Questions to Ask Before Your Procedure
Finding out you may need spinal surgery can understandably cause you to become anxious or nervous. Preparation is key, and arming yourself with information about your procedure can help you to feel more confident and relaxed about your treatment.
The following is a list of questions you should ask your surgeon or doctor when discussing your recommended surgical treatment. We recommend printing this list and taking it with you to help guide your discussion, you can also bring a loved one or friend to take notes during the appointment.
Question Your Treatment
These questions focus on your specific procedure and how you may be affected.
- What type of surgery are you recommending and why? Are there alternative treatments?
- What is the source of my pain and how did you confirm this diagnosis?
- What are the side effects, potential risks, and complications of my procedure?
- Do you perform the entire procedure, or will other surgeons or students perform certain parts? If so, who are they and what are their qualifications?
- What are the long-term consequences of this procedure?
- What is the natural course of my condition if I choose not to have this procedure?
Be sure to ask your doctor to explain the potential risks concerning your state of personal health and wellbeing as patient-related risk factors such as age, lifestyle habits such as smoking and weight, and other medical conditions may affect the outcome of your surgery. You should thoroughly understand the reason for your procedure as well as the details of the procedure including the potential risks and benefits.
Discuss Your Surgeon’s Ability
Asking relevant questions can help you determine how qualified your surgeon is and their knowledge and experience of your surgery.
- What is your experience with this surgery?
- What is the success rate for this procedure and what is your personal success rate?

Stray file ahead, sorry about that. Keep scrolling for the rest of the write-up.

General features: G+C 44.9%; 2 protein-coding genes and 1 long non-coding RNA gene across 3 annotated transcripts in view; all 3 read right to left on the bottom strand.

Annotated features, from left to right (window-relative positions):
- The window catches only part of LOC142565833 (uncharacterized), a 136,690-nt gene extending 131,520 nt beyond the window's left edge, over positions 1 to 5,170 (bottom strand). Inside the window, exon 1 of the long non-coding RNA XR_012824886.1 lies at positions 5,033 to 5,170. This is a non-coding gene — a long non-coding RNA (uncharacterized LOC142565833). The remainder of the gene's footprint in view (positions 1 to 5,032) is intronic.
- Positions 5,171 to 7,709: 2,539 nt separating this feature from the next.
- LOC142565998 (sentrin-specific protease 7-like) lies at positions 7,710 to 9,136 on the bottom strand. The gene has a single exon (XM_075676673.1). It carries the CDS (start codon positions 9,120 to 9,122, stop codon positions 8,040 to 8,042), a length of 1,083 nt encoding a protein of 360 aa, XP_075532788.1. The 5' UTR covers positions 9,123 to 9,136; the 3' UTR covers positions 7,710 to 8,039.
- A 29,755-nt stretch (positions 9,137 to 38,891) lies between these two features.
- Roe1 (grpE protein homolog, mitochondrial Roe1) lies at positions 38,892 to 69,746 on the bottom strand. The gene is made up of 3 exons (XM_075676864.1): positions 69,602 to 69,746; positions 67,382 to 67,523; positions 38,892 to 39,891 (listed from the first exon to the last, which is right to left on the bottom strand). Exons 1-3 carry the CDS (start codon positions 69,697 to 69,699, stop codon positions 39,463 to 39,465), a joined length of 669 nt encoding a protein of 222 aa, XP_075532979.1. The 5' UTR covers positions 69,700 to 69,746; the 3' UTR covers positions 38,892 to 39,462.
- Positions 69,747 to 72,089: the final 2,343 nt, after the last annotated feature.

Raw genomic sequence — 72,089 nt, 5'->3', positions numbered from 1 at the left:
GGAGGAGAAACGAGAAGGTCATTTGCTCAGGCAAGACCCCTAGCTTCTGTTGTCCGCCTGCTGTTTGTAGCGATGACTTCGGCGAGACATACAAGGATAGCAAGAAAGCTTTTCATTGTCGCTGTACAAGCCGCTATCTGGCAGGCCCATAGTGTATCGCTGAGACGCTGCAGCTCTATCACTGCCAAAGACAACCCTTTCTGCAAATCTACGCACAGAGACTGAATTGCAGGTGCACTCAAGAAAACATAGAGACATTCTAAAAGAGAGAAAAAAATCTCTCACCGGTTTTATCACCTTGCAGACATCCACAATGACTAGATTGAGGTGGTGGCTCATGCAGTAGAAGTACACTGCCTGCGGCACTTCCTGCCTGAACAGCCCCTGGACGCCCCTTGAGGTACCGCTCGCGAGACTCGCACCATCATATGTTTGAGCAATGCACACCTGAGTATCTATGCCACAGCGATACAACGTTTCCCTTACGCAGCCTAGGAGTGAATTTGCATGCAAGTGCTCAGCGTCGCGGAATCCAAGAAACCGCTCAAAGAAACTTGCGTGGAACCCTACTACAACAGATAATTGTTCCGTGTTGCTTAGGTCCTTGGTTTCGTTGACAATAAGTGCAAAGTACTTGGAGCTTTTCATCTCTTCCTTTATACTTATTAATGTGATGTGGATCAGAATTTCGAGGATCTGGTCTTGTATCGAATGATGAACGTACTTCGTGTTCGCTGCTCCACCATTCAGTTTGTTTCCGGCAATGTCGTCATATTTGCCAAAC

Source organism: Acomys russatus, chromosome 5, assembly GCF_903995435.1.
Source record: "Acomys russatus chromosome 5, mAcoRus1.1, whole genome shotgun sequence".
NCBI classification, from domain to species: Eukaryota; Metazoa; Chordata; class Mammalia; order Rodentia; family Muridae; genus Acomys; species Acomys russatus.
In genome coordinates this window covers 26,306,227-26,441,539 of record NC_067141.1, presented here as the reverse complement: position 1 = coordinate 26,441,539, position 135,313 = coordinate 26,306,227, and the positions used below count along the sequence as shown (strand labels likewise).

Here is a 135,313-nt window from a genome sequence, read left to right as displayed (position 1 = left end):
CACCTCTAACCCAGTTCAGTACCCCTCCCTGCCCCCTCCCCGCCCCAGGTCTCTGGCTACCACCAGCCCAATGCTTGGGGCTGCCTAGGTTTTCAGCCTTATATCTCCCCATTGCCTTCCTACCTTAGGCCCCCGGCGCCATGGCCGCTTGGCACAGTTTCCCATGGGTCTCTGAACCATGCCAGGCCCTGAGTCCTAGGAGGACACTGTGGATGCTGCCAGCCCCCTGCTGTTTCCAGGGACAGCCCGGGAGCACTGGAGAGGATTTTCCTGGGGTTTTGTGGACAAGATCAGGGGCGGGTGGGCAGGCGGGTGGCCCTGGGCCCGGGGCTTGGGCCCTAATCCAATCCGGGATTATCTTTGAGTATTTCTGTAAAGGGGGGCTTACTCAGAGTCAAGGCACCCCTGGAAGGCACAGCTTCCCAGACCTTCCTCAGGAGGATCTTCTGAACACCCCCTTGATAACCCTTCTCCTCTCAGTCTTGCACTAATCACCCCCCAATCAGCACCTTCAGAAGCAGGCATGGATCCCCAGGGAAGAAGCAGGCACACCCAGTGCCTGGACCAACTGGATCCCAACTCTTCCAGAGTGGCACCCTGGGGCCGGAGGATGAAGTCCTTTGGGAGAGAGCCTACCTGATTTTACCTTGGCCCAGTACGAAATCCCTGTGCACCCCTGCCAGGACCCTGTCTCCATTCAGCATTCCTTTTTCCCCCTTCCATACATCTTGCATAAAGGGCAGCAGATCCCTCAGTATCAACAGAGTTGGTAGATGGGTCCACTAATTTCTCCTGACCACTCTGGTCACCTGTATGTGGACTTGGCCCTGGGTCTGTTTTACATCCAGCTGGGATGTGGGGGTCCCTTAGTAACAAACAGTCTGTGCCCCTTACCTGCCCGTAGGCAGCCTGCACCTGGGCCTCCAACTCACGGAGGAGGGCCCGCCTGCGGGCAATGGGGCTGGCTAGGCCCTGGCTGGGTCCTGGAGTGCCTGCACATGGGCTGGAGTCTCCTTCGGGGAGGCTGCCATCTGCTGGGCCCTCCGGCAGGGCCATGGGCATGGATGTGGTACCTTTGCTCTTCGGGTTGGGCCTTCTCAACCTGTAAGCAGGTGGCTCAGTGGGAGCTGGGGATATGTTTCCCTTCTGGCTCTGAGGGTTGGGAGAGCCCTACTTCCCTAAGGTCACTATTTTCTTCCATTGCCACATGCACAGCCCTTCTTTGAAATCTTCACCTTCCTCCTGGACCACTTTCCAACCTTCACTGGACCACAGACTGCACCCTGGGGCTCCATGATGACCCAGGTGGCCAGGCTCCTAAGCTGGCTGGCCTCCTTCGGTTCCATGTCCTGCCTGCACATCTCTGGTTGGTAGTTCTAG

- Would you mind if I got a second opinion?
Experienced surgeons typically have encountered various spinal conditions throughout their practice enabling them to modify procedures that may be necessary in some cases. Please take note of any defensiveness during these questions as they should be viewed as a red flag. A good surgeon should not be alarmed by your questioning and be willing to discuss this information with you.
These questions are important to help you understand what to expect during recovery and the functionality of your spine in the long-term.
- What degree of pain should I expect post-surgery and for how long? What symptoms warrant your attention or a call to your office?
- What is your follow-up process like and how often will I see you during recovery?
- How should I prepare my house for my recovery? What medical equipment will I need once I leave the hospital?
- What are the limitations of my recovery? When can I resume light chores, drive, or perform regular activities?
- Will I need at-home assistance? What parts of my daily routine will have to change?
- At what point in my recovery process will I need to begin physical therapy?
Another important question to pose will be how your doctor plans to help you manage your pain. If you will be sent home with pain medication, be sure you understand the possible side effects of those prescriptions. It may take some time before you can function normally such as bathing or walking without a walker or back brace. Sometimes your doctor may recommend special equipment such as an adjustable bed to ease your recovery. Be sure to include any questions that might be relevant to your insurance company in terms of costs and payments so you don’t have to worry about those details as you recover.
It is smart to ask these questions in advance so that you can prepare your home, family, and finances. As with any surgery, there are potential risks and benefits associated with your procedure and they should equally be discussed when determining whether surgery is right for you. Use your appointments with your doctor and surgeon to your advantage to gain more knowledge about your recommended treatment.
For more information on preparing yourself for surgery or to schedule a consultation, please contact Paul M. Brisson, MD Orthopedic Spinal Surgeon today.